Mechanisms of Mouse Hepatitis Entry into Cells

Date of Award


Degree Type


Degree Name

Master of Science in Biomedical Sciences

First Advisor

Susan T Hingley, PhD

Second Advisor

Brian J Balin, PhD

Third Advisor

Denah M Appelt, PhD

Fourth Advisor

Marcus G Bell, PhD


Viruses can enter cells through several mechanisms, two common ones being
clathrin-mediated and caveolin-mediated endocytosis. The clathrin pathway delivers viral particles to endosomes, with subsequent acidification of the endosome and endosome/lysosome fusion often a prerequisite for release of the viral genome into the cytoplasm. The caveolin-mediated pathway delivers virus initially into vesicles called caveosomes, which have a neutral pH, before viral· uncoating occurs. Viral entry pathways can be examined by using various drugs to inhibit the different endocytosis pathways, as well as by siRNA technology to down-regulate expression of clathrin or caveolin proteins on the surface of host cells. To evaluate the possible importance of clathrin- and caveolin-mediated entry pathways for mouse hepatitis virus (MHV) entry into cells, an inhibitor of clathrinmediated endocytosis was used to inhibit infection with MHV. In addition, transfection with siRNA specific for clathrin or caveolin was used to monitor how down-regulation of these cellular proteins affects viral gene expression. The efficiency of siRNA transfection was determined by western blot analysis and real time reverse transcriptase polymerase chain reaction (RT2-PCR) using TaqMan gene expression assays. The abilities of recombinant virus expressing fusion proteins from two separate strains of MHV (MHVA59 and MHV-2) to enter both mouse fibroblast cells (L2 cells) and brain-derived endothelial cells (bEnd cells) was evaluated by RT2-PCR for viral specific sequences generated within the first round of viral replication. We confirmed that surface expression of caveolin and clathrin can be inhibited by siRNAs specific for these proteins. Down-regulation of these two proteins had a similar effect on viral gene expression for both strains of MHV. The inhibitor of clathrinmediated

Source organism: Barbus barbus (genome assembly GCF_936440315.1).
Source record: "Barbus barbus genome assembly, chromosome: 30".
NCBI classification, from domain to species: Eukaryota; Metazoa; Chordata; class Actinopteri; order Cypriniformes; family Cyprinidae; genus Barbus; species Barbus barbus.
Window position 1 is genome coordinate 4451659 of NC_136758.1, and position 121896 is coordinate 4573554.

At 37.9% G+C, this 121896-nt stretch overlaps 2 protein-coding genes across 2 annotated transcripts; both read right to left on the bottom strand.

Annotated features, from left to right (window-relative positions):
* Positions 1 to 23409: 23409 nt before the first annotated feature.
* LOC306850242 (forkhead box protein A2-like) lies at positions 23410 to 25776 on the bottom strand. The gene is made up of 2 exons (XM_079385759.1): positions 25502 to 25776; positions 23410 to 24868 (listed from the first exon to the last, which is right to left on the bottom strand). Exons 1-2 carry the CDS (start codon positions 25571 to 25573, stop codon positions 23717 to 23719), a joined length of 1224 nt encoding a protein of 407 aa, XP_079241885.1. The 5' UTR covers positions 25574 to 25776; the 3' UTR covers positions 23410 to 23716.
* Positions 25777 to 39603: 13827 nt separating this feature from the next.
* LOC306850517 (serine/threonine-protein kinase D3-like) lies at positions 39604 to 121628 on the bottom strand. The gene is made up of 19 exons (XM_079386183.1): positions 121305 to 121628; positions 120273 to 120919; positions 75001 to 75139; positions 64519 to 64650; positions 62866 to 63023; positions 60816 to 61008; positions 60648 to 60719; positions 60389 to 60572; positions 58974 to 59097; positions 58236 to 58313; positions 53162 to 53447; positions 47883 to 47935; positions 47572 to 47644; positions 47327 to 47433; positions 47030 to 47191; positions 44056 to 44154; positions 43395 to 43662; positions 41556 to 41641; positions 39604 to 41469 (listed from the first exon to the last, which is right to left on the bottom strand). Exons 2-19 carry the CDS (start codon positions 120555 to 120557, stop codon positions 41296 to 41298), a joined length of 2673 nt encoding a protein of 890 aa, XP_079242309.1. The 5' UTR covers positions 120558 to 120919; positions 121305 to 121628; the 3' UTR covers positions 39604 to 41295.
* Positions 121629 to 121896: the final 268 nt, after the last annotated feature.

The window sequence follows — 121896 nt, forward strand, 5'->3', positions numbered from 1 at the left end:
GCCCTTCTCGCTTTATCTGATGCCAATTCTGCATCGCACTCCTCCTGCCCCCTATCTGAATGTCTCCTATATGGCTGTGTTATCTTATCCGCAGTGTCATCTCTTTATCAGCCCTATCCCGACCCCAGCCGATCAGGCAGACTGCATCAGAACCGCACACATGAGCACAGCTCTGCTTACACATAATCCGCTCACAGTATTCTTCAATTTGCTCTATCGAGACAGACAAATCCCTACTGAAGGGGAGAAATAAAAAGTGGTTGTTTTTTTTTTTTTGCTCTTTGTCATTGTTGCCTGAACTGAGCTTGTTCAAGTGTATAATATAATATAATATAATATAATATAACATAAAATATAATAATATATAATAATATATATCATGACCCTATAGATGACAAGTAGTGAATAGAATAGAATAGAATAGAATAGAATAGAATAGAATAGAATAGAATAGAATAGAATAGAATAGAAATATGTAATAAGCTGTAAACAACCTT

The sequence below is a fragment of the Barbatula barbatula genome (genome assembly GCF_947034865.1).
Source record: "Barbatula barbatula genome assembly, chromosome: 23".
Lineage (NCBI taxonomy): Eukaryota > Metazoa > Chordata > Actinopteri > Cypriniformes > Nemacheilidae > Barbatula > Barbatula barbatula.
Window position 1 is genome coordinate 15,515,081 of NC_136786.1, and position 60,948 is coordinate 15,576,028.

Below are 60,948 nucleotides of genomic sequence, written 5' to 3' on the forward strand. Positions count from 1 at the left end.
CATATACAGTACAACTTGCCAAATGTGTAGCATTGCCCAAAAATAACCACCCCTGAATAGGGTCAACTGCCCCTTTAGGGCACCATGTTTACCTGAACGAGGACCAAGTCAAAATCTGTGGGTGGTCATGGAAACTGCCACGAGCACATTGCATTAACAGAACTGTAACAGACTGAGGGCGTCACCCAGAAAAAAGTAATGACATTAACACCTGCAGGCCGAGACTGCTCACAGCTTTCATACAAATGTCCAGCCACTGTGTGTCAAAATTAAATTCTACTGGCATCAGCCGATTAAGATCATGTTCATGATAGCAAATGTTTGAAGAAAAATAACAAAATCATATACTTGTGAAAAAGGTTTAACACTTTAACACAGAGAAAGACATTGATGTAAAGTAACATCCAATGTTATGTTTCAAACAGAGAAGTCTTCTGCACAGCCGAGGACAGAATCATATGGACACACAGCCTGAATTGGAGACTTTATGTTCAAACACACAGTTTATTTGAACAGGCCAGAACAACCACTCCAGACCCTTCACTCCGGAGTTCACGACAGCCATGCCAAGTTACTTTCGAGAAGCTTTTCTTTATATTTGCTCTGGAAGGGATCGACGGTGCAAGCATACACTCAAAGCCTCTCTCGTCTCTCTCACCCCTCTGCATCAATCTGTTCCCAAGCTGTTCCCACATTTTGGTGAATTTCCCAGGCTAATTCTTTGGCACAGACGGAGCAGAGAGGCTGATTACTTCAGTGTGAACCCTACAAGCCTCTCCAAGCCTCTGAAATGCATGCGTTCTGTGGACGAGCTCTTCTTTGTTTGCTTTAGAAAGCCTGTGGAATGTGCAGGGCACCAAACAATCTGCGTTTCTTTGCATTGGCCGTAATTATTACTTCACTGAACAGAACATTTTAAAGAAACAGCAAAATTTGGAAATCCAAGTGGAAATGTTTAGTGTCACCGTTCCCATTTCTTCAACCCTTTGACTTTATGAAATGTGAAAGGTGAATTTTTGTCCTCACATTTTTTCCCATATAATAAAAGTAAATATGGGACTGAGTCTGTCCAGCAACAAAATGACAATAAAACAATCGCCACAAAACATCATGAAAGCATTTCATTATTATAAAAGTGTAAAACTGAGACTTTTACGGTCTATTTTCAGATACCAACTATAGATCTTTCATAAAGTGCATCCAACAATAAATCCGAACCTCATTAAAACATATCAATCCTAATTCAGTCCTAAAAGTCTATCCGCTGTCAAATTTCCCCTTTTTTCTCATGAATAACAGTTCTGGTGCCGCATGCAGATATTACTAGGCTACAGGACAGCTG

endocytosis also demonstrated similar affects in the two cell lines for both strains of virus, but more extensive inhibition of viral replication than what was observed upon down-regulation of clathrin. Data from cells treated with inhibitors of clathrinmediated endocytosis, as well as from siRNA experiments, indicate that MHV can potentially utilize several mechanisms to enter cultured cells.

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